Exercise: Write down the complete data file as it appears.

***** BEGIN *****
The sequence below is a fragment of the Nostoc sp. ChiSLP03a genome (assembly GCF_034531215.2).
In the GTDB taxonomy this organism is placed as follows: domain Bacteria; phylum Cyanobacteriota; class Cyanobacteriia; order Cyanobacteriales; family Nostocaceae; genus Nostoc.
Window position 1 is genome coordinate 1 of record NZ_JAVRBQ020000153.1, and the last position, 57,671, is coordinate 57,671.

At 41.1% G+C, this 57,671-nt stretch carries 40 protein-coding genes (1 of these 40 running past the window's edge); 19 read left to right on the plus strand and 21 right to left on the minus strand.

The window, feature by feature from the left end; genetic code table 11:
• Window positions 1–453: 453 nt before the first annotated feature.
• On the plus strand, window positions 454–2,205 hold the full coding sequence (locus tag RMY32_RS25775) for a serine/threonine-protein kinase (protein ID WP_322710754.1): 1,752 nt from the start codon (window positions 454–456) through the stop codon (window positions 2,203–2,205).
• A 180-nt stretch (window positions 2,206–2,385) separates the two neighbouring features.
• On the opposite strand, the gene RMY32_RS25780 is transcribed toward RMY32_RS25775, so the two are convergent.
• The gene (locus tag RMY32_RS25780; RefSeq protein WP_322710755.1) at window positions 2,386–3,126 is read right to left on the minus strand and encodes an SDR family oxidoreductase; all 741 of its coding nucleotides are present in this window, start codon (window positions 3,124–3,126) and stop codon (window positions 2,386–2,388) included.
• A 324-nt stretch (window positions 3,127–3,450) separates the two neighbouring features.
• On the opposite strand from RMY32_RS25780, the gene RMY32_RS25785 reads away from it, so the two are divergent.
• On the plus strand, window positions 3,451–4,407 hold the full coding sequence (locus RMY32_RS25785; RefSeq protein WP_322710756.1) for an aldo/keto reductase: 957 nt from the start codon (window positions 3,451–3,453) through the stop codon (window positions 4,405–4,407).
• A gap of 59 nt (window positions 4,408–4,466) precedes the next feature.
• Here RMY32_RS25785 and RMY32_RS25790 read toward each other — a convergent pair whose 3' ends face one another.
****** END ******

The sequence below is a fragment of the Nostoc sp. ChiSLP03a genome (assembly GCF_034531215.2).
In the GTDB taxonomy this organism is placed as follows: domain Bacteria; phylum Cyanobacteriota; class Cyanobacteriia; order Cyanobacteriales; family Nostocaceae; genus Nostoc.
Window position 1 is genome coordinate 1 of record NZ_JAVRBQ020000153.1, and the last position, 57,671, is coordinate 57,671.

At 41.1% G+C, this 57,671-nt stretch carries 40 protein-coding genes (1 of these 40 running past the window's edge); 19 read left to right on the plus strand and 21 right to left on the minus strand.

The window, feature by feature from the left end; genetic code table 11:
• Window positions 1–453: 453 nt before the first annotated feature.
• On the plus strand, window positions 454–2,205 hold the full coding sequence (locus tag RMY32_RS25775) for a serine/threonine-protein kinase (protein ID WP_322710754.1): 1,752 nt from the start codon (window positions 454–456) through the stop codon (window positions 2,203–2,205).
• A 180-nt stretch (window positions 2,206–2,385) separates the two neighbouring features.
• On the opposite strand, the gene RMY32_RS25780 is transcribed toward RMY32_RS25775, so the two are convergent.
• The gene (locus tag RMY32_RS25780; RefSeq protein WP_322710755.1) at window positions 2,386–3,126 is read right to left on the minus strand and encodes an SDR family oxidoreductase; all 741 of its coding nucleotides are present in this window, start codon (window positions 3,124–3,126) and stop codon (window positions 2,386–2,388) included.
• A 324-nt stretch (window positions 3,127–3,450) separates the two neighbouring features.
• On the opposite strand from RMY32_RS25780, the gene RMY32_RS25785 reads away from it, so the two are divergent.
• On the plus strand, window positions 3,451–4,407 hold the full coding sequence (locus RMY32_RS25785; RefSeq protein WP_322710756.1) for an aldo/keto reductase: 957 nt from the start codon (window positions 3,451–3,453) through the stop codon (window positions 4,405–4,407).
• A gap of 59 nt (window positions 4,408–4,466) precedes the next feature.
• Here RMY32_RS25785 and RMY32_RS25790 read toward each other — a convergent pair whose 3' ends face one another.